ASA ’s Interim Policy Director Dustin McDonald provided insights on using cannabis for pain management as part of a stakeholders’ discussion with the U.S. Centers for Disease Control and Prevention (CDC). The CDC asked patients, caregivers and physicians to share their experiences with use of opioids for pain management versus alternative treatment options as part of their ongoing effort to update the Centers’ 2016 internal guidance - Guideline for Prescribing Opioids for Chronic Pain.  

“CDC’s solicitation provides an important opportunity for patients and advocates to share their thoughts and experiences about the use of medical cannabis to manage pain with a federal agency under HHS,” ASA Executive Director Debbie Churgai told Marijuana Moment. “It also offers cannabis patients, their caregivers and physicians a chance to weigh in on cannabis as a form of harm reduction in treating opioid addiction, and share case studies demonstrating the effectiveness of cannabis in treating chronic pain from across the 47 states with legal medical programs.”  

The hour-long discussion with CDC officials covered the limitations of current FDA-approved pain management products, which range from opioids to over-the-counter medications. ASA highlighted the utility of medical cannabis in aiding patients suffering from chronic and acute pain.  During the meeting, ASA shared with CDC staff information on medical cannabis treatment options, challenges faced by patients in securing access and the many educational and training resources ASA has available for lawmakers, regulators, researchers, physicians, caregivers and patients on medical cannabis.  


ASA Virtual Symposium on Neurological Conditions Sept 26

Join ASA on Saturday, September 26 from 12pm to 6pm ET for the Medical Cannabis Symposium for Pediatric Neurological Conditions , presented by the Sonoma Chapter of ASA (Sonoma County ASA) and Americans For Safe Access National. This event will be free to everyone . ASA asks that those who are able to make a donation to support this important work do so.

The presentations will feature physicians and researchers, parents and caregivers, industry and policy experts and pediatric patients themselves. C over ed will be topics such as School Cannabis Policies, Cannabis and the Developing Brain and Transitioning into Adult Care. Keynote speakers include Dr. Bonnie Goldstein and Dr. Dustin Sulak.

ASA is seeking sponsors to support this event. To take advantage of this opportunity to reach a national online audience in support of safe access , contact Reenal Doshi at [email protected] for more information.

RSVP or see the full agenda  at:


CBD Nation Film and ASA States Report Featured on Cannabis Enigma Podcast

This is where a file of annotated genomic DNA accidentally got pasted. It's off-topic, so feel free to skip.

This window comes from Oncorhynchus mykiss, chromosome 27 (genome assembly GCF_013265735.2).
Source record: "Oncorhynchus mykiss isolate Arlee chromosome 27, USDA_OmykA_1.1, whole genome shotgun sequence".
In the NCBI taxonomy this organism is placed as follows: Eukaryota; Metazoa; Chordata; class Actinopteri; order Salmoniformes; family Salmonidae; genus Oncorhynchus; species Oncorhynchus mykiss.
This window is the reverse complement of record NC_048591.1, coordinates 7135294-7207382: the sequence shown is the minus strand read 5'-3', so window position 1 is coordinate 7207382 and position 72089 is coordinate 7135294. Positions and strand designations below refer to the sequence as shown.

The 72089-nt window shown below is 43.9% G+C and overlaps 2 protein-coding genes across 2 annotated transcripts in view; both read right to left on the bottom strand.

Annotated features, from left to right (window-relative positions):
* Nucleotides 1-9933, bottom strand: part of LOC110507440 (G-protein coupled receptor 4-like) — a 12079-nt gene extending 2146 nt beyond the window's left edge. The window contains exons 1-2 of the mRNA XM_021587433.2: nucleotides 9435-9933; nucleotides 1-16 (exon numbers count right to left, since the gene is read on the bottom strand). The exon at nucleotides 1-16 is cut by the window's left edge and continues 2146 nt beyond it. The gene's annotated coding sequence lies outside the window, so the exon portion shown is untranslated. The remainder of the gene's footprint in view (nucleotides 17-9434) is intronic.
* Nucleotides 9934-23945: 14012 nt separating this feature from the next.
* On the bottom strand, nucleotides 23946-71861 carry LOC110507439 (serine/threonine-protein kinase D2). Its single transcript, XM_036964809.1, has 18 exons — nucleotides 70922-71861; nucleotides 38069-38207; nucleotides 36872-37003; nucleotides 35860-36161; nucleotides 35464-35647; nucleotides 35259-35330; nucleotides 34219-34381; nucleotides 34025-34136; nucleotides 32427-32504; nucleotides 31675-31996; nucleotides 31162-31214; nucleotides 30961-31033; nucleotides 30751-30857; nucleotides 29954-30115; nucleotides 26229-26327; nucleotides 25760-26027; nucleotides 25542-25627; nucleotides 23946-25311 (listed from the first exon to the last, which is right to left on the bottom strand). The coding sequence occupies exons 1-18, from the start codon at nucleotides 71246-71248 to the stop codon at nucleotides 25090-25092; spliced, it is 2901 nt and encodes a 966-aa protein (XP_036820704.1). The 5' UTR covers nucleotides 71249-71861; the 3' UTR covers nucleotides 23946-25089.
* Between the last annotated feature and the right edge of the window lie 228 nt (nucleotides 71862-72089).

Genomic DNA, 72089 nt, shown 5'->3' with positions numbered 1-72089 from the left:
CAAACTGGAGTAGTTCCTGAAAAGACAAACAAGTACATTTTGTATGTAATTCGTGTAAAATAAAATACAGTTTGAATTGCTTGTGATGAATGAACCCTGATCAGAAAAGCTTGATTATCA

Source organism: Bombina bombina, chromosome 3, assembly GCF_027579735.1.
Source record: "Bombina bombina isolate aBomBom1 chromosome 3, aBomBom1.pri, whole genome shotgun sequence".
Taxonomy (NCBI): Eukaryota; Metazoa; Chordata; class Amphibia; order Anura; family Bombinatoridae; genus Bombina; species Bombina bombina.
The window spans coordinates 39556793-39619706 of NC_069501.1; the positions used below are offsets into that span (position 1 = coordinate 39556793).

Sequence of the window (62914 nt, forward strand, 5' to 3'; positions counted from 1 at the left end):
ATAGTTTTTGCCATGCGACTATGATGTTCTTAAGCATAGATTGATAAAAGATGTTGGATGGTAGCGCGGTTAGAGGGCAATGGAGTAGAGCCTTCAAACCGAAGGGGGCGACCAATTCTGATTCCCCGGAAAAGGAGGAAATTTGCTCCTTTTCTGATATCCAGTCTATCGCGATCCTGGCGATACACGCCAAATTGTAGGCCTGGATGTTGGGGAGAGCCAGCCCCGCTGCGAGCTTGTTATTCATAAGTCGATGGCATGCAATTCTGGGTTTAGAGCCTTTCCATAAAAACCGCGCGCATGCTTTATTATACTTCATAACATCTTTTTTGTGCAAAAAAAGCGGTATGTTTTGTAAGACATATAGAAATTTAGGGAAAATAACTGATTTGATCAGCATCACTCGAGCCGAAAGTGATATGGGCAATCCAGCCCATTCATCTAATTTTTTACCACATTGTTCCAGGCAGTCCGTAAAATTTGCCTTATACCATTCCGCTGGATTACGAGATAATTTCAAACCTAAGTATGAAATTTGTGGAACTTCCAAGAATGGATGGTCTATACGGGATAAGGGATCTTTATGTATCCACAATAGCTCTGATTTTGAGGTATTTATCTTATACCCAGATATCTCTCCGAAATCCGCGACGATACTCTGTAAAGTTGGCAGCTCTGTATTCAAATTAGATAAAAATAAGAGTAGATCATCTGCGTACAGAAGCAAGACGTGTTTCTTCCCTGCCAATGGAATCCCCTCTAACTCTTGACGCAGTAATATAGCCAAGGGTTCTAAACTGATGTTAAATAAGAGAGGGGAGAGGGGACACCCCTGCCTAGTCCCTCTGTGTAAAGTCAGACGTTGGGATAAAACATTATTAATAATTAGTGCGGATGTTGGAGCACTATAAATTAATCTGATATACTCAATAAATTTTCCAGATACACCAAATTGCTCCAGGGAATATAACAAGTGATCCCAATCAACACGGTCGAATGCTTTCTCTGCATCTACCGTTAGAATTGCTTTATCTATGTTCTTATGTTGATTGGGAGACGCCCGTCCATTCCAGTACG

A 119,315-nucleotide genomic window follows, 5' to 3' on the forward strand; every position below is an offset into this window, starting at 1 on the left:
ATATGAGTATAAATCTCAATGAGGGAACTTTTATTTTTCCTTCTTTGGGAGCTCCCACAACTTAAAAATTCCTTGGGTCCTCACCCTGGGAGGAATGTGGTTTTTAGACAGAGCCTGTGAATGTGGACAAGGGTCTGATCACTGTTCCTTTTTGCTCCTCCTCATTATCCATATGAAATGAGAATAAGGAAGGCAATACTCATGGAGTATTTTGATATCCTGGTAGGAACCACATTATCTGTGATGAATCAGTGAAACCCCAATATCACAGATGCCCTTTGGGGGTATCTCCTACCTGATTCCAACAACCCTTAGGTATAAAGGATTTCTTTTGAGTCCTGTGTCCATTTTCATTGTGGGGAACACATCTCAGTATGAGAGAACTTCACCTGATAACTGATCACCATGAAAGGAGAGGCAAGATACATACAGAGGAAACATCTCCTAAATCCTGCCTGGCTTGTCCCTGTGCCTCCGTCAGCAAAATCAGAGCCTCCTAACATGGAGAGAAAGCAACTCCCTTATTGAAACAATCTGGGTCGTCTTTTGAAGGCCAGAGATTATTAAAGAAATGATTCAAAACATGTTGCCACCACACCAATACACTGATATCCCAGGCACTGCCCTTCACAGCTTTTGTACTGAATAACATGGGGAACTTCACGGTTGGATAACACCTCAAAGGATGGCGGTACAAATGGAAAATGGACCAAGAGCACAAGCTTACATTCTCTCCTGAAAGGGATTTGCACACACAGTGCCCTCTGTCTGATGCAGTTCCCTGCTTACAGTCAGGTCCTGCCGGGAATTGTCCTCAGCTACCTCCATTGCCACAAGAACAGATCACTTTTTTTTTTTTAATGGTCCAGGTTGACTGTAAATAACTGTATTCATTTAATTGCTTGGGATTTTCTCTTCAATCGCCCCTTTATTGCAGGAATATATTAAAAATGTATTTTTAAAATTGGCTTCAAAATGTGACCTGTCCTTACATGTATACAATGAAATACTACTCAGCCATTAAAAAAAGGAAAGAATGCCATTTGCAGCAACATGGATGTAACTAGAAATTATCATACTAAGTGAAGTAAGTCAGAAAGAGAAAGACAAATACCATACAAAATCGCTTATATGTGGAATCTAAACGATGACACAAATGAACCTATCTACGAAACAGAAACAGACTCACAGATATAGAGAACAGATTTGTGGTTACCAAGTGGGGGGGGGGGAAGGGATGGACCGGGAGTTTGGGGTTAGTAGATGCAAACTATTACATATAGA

The latest episode of the Cannabis Enigma Podcast features an interview with David Jakubovic, director and producer of the documentary CBD Nation. At the end of the podcast is a 10 minute summary of ASA’s State of the States report from Interim Policy Director, Dustin McDonald.

The podcast, co-produced by The Cannigma and Americans for Safe Access, can be found at or wherever you listen to podcasts.

The trailer for CBD Nation is at, and the full documentary is available online.


ASA Conducts PFC Webinars on Safety and Regulations

Safety training was the focus of a webinar in September presented by ASA’s PFC Director Heather Despres. The safety training for volunteers at The Social Impact Center who are helping with National Expungement Week. , guided volunteers through proper use of personal protective equipment and prepare them to interact with people during National Expungement Week.  The training can be found at:

Despres will also be participating in a roundtable discussion as part of a CannaBizMD event on October 3. The panel, Regulatory Considerations for Clinical Practice, will address the unique challenges for U.S. healthcare providers in navigating professional ethics, regulations, public policy, and the impact on public health as medical cannabis programs expand. Roundtable members will discuss the complex federal regulatory landscape relative to patient care and medical cannabis research. Tickets are available from CannaBizMD.


Activist Profile: Marvin Washington, New Jersey

When Marvin Washington retired from the NFL in 1999 with a Super Bowl ring on his finger after 11 seasons, he wasn’t thinking about cannabis. The financial industry was where he was headed. Fifteen years later, in 2014, he got approached by a cannabis business looking for a spokesperson. After hearing about the opportunities, he attended a conference to learn more about the industry.